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Math Help - Distribution until the First Increase?

  1. #1
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    Question Distribution until the First Increase?

    Hey,

    On a homework I've been given this problem. I don't even know where to start. Is there a name for this distribution or a way I can look up more information about it? Thanks!

    ----

    Let X_1, X_2,... be independent identically distributed continous random variables. We call n the first time of increase if

    X_1>X_2>X_3>...>X_{n-1}<X_n

    Let N be the time until the first increase. Show that E[N]=e.

    ----

    The hint we were given was to use the tail sum formula for a random variable taking values in the positive integers. But how do you go from a discrete formula to a continuous one? I am completely lost. What is this distribution called?

    Thanks guys!
    Last edited by mbaboy; April 16th 2009 at 06:31 PM. Reason: fixed latex
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  2. #2
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    Quote Originally Posted by mbaboy View Post
    Hey,

    On a homework I've been given this problem. I don't even know where to start. Is there a name for this distribution or a way I can look up more information about it? Thanks!

    ----

    Let X_1, X_2,... be independent identically distributed continous random variables. We call n the first time of increase if

    X_1>X_2>X_3>...>X_(n-1)<X_n

    Let N be the time until the first increase. Show that E[N]=e.

    ----

    The hint we were given was to use the tail sum formula for a random variable taking values in the positive integers. But how do you go from a discrete formula to a continuous one? I am completely lost. What is this distribution called?

    Thanks guys!
    The nice fact is that the distribution of N does not depend on the distribution of the X_i's (provided it is diffuse: P(X_i=x)=0 for any x).

    You should notice that all the orderings of X_1,\ldots,X_n are equally likely. This is just because the r.v. X_1,\ldots,X_n play symmetric roles (you should try to write a full proof). Therefore, there is only 1 chance out of n! to have X_1>\cdots>X_{n-1}>X_n, for instance.

    Use this to compute P(N=n)=P(X_1>\cdots>X_{n-1}\mbox{ and }X_{n-1}<X_n)...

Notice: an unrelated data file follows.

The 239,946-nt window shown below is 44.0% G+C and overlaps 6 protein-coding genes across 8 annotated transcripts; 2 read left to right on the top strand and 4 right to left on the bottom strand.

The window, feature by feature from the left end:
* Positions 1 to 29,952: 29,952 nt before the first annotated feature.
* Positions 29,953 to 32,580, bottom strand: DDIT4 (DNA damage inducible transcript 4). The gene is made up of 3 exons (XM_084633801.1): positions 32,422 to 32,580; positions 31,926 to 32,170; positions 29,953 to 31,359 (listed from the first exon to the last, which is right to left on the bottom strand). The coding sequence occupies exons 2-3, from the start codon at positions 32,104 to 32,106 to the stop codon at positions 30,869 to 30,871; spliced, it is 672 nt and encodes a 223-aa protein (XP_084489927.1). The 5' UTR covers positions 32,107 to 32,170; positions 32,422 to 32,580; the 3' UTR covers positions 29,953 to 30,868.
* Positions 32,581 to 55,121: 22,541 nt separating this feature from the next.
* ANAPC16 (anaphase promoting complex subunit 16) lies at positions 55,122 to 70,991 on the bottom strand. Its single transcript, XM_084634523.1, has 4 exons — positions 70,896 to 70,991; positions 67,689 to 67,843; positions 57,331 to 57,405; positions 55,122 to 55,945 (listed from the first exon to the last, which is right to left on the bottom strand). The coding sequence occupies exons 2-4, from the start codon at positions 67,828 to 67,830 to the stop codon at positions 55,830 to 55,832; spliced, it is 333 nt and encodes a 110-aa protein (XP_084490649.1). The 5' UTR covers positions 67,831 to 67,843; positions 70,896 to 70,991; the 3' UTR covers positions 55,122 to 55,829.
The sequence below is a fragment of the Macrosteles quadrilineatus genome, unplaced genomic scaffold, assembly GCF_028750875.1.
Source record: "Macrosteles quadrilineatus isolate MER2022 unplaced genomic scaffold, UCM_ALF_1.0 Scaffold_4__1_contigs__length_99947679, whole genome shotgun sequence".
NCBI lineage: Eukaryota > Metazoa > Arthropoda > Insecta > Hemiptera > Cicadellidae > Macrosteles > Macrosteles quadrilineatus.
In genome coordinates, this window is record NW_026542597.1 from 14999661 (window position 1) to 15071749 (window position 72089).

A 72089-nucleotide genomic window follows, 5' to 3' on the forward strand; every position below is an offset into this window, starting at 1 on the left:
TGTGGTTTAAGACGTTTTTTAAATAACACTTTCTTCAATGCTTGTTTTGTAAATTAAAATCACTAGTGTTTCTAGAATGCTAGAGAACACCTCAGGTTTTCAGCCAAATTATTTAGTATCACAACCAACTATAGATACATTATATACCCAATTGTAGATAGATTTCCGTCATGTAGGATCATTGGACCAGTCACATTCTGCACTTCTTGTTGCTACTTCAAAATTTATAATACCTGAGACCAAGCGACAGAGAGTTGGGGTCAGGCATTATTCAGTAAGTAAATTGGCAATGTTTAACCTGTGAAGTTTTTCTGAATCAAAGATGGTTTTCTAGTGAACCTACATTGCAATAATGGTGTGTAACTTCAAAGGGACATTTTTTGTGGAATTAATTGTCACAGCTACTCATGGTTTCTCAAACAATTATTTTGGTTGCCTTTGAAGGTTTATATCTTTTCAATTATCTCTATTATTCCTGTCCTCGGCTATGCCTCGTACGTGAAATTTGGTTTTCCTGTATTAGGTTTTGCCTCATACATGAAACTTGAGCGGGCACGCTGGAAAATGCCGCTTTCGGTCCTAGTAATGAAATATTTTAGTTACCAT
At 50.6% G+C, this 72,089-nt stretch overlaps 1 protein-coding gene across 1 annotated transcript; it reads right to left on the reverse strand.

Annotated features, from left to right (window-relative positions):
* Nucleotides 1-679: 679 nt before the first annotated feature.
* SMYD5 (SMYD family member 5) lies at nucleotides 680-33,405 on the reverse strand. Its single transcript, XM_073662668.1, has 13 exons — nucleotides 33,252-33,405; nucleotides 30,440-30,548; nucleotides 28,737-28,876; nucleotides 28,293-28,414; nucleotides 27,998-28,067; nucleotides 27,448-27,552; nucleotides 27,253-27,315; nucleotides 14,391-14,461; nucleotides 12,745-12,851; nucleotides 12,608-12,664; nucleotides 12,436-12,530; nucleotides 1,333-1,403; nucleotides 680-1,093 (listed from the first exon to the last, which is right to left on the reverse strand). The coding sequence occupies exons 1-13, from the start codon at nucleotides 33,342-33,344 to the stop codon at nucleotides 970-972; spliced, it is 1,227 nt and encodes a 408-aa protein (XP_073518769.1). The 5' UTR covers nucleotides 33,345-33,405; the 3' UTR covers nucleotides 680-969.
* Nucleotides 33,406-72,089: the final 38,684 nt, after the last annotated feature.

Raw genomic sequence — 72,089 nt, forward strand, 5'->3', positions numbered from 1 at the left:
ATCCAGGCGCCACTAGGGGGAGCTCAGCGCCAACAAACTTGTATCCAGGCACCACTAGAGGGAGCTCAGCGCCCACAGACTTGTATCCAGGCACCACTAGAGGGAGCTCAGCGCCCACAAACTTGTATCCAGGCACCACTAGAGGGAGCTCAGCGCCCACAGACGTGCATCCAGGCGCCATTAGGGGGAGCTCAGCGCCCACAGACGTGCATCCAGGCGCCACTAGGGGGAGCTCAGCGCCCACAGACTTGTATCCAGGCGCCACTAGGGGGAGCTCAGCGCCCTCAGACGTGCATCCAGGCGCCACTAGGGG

After this (short) computation, the expected value will be straightforward.
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  3. #3
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    Ok tell me if I am on the right track. I'm not exactly sure how to compute this.

    P(N=n)=P(X_1>\cdots>X_{n-1}\mbox{ and }X_{n-1}<X_n)

    =P(X_1>X_2)P(X_2>X_3)P(X_3>X_4)...P(X_{n-2}>X_{n-1})P(X_{N-1}<Xn)

    =\frac{1}{2} \times \frac{1}{2^2} \times \frac{1}{2^3}...\frac{1}{2^{n-1}}

    Ok clear I make no sense. Maybe if someone could tell me what this evaluates to I could find my way to it? I just don't see how an e can pop out whereas the only two ways to calculate e I know are

    \lim_{k\to\infty}(1+\frac{1}{k})^k and e^z=\sum_{i=1}^\infty \frac{z^i}{i!}

    I'm guessing the first comes up when evaluating an integral to get the expected value. Any help? I have take only a little probability.
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  4. #4
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    Quote Originally Posted by mbaboy View Post
    Ok tell me if I am on the right track. I'm not exactly sure how to compute this.

    P(N=n)=P(X_1>\cdots>X_{n-1}\mbox{ and }X_{n-1}<X_n)

    =P(X_1>X_2)P(X_2>X_3)P(X_3>X_4)...P(X_{n-2}>X_{n-1})P(X_{N-1}<Xn)

    =\frac{1}{2} \times \frac{1}{2^2} \times \frac{1}{2^3}...\frac{1}{2^{n-1}}

    Ok clear I make no sense.
    Indeed, the events are not independent, so the probability isn't just the product of the probabilities.

    Read again my previous post. It tells that the only property you need is that, for any permutation \sigma of \{1,\ldots,n\}, P(X_{\sigma(1)}>\cdots >X_{\sigma(n)})=\frac{1}{n!}. This is just because these events have same probability and they partition the probability space (one and only one of these events happens).

    Now, you can write the event \{N=n\} using these events: to which orders does it correspond? Each order has probability \frac{1}{n!}, so... It is a one-liner but I would like you to find it.
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  5. #5
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    Ok so tell me if this makes sense.

    P(N=n)=P(X_1>\cdots>X_{n-1}\mbox{ and }X_{n-1}<X_n)

    so E(X)=\sum_{n=1}^\infty \frac{n}{n!}=e

    Is that right? Can I do that summation since n! only takes values on the positive integers? I'm just confused because X_i can be defined continuously on all real numbers, yet somehow I am suppose to end up with a summation that evaluates to e.

    Edit: Ok ok I see what you are saying! What I have above is wrong. The number of orderings is (n-1)!. Give me a few minutes with this I think I got it! Many thanks. I guess what I couldn't fathom is that although X_i are continuous, the distribution for N obviously is not.
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